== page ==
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The Mint was open. The friendly bartender there told me the bar opened in 1911, closed briefly during prohibition and became a dress shop. It reopened after prohibition as a bar and has been one ever since. The front part of the bar was divided, with a barber shop open to the street at one time. The barber fixed a light to his door. He sat at the bar and when the light flashed on, he knew he had a customer and would dash out and take care of his customer.  (Hmm. I wonder how sober he was by the end of the day.)

She also told me that a movie scene was filmed in the bar, in the alley behind the bar,  and places around town. After a book of the same name, the movie is  Blood In Winter, based on Native American James Welsh’s life in Montana. The book is available on Amazon, she told me.

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Then, she turned on the Neon sign for me to take a picture.

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The Elk Bar was closed, but I shot their sign and learned later, from Jude Shepherd, the Curator of the Blaine Co. Museum, that the business was sold and the new owner took the sign to another location.The townspeople were incensed and raised enough money to buy it back, and now they own it and here, by God, it stays!!

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At the museum, is the poignant story of the Bears Paw Battle.  Chief Joseph’s four-month run for safety is named the “Forty Miles From Freedom”. He staved off the United States Calvary on the run with women and children for 4 months and was only 40 miles from the Canadian border and freedom when they were finally cornered and nearly annihilated.   East of Chinook is the Bears Paw Battle State Park. Chief Josephs path took them just a few miles south of Chinook in Blaine County. The museum has a beautiful mural by Lorenzo Ghiglieri, several  bronzes, and a film about the battle and some artifacts, mostly bullets.

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Chief Joseph and other tribal members wanted to live in peace, but they were savaged and their treaties were disregarded. When he surrendered he said, “I will fight no more forever.”

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Homesteading on the Montana Plains was hard. This family of 15 lived in a renovated chicken coup because it was bigger than their house.

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Life could be lonely, remote. Long winters and cold. This is a one room school-house.

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Churches here seemed to spring up on the plains in the middle of nowhere.

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Children had to pitch in and help with the endless family chores.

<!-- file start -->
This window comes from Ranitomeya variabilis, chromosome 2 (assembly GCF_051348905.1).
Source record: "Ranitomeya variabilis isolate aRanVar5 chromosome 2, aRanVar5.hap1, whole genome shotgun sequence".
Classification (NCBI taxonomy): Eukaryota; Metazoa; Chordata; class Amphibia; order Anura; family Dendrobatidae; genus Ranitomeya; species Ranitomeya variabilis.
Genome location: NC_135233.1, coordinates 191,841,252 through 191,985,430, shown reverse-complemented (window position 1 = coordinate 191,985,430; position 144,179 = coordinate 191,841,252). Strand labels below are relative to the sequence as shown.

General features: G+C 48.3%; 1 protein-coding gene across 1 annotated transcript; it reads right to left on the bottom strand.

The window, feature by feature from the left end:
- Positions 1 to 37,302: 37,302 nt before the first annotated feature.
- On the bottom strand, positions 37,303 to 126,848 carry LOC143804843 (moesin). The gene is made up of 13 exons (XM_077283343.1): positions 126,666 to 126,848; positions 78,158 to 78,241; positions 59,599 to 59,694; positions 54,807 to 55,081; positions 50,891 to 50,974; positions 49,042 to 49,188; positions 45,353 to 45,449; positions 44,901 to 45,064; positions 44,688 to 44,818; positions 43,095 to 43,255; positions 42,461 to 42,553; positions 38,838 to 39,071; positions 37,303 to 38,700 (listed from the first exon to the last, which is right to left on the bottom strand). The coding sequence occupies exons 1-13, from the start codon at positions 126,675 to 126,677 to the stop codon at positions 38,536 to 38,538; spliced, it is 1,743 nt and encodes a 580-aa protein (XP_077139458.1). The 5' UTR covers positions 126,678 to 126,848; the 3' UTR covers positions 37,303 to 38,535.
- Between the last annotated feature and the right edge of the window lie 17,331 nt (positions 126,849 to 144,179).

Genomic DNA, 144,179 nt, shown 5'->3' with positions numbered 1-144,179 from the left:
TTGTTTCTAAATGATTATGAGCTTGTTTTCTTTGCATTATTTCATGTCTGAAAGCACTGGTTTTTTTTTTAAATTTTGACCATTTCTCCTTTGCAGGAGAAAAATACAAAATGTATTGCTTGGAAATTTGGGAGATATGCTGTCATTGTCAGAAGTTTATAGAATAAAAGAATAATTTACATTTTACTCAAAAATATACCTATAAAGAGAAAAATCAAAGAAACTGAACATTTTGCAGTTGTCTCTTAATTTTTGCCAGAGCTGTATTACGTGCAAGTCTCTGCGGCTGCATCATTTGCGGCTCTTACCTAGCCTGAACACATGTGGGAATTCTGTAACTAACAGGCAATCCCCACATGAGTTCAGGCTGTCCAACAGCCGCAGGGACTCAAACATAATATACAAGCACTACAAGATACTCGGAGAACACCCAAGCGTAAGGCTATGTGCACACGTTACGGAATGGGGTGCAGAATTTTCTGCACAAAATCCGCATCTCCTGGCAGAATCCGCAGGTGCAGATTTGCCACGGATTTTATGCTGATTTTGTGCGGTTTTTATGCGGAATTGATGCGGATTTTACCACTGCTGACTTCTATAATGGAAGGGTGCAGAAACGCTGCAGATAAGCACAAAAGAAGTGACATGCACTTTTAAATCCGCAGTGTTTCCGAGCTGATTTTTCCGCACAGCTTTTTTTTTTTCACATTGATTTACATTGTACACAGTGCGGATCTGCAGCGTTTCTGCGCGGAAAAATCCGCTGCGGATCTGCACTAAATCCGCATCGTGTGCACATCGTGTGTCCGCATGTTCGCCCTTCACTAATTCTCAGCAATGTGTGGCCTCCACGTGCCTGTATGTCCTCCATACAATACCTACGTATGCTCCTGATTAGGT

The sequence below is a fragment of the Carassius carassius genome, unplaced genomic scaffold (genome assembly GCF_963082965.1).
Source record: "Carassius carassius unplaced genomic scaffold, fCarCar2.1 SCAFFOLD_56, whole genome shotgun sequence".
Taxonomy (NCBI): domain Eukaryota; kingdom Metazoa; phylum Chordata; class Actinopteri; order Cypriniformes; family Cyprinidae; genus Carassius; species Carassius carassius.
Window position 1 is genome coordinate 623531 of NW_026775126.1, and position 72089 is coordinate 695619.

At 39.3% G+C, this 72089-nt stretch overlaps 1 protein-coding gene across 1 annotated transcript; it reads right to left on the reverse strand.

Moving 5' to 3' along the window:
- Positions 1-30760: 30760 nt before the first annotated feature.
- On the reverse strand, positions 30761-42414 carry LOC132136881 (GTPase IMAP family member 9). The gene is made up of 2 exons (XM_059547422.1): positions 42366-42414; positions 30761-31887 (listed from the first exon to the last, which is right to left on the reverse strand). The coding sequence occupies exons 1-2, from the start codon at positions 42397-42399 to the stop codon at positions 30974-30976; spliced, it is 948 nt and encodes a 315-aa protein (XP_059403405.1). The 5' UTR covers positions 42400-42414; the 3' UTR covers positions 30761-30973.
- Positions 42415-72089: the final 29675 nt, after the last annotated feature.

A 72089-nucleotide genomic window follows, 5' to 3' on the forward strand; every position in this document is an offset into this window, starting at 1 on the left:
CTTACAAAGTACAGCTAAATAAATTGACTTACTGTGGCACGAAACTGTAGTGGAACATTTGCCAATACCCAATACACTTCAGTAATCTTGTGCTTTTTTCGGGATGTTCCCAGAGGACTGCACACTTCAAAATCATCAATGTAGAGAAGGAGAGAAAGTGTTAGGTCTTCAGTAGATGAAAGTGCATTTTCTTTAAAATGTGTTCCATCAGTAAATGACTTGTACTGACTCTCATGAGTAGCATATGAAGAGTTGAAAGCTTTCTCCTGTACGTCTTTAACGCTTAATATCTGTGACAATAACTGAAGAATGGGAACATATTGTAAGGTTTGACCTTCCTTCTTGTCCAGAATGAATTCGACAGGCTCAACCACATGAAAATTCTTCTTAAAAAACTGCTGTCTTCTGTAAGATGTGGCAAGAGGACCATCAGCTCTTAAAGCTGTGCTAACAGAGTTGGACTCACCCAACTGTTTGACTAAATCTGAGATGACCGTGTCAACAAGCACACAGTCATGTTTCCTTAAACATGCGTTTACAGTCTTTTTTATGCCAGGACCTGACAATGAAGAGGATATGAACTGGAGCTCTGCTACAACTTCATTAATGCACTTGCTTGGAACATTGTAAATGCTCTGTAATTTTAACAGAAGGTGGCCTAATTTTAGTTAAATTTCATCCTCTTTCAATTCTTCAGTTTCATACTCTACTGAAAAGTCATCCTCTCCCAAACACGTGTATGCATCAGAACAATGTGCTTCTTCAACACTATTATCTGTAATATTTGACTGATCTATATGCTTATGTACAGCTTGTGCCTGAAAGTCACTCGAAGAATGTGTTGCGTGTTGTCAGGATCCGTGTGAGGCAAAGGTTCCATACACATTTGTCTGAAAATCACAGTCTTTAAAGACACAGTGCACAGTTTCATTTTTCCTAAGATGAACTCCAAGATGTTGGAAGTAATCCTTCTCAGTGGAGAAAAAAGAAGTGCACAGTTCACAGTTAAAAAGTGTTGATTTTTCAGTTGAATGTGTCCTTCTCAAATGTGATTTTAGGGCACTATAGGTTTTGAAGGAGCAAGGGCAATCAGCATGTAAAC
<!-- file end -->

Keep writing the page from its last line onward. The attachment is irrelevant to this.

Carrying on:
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Eight year old Peggy.

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This family grew sugar beets.

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Sugar was King then.

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The diseases the doctor treated in the old days reminds us of how lucky we are.

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Sheep were also a big part of the economy.

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Angora sheep chaps.

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Among items I’ve never seen before was this sheepherder’s tin dog. I asked Jude how it worked. She explained that sheep are easily frightened. And if the dog wasn’t near by, the herder would shake the cans filled with rocks at them, and throw it in their midst and they’d get moving.

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Another item I’d never seen before is a clothes fork. It didn’t take me long to remember how it was used.  My mother never had a clothes fork, but she used a straight wooden stick to the same purpose. To pull sheets out of the boiling hot water and transfer them to a cold rinse tub. Oh, my.

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I loved this decorated desk from a photography studio.

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And, the matching chair.  How sweet is that!

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From that photo studio came this wedding picture, under glass. The glare was such I couldn’t get them both, but I thought his hairstyle was worth working to capture. Wow! I’d marry him in a New York minute. Blaine County has a wonderful museum, Chinook is right on Highway 2. Great place.  Jude took me to another museum in town that is very special. I’ll get to that tomorrow.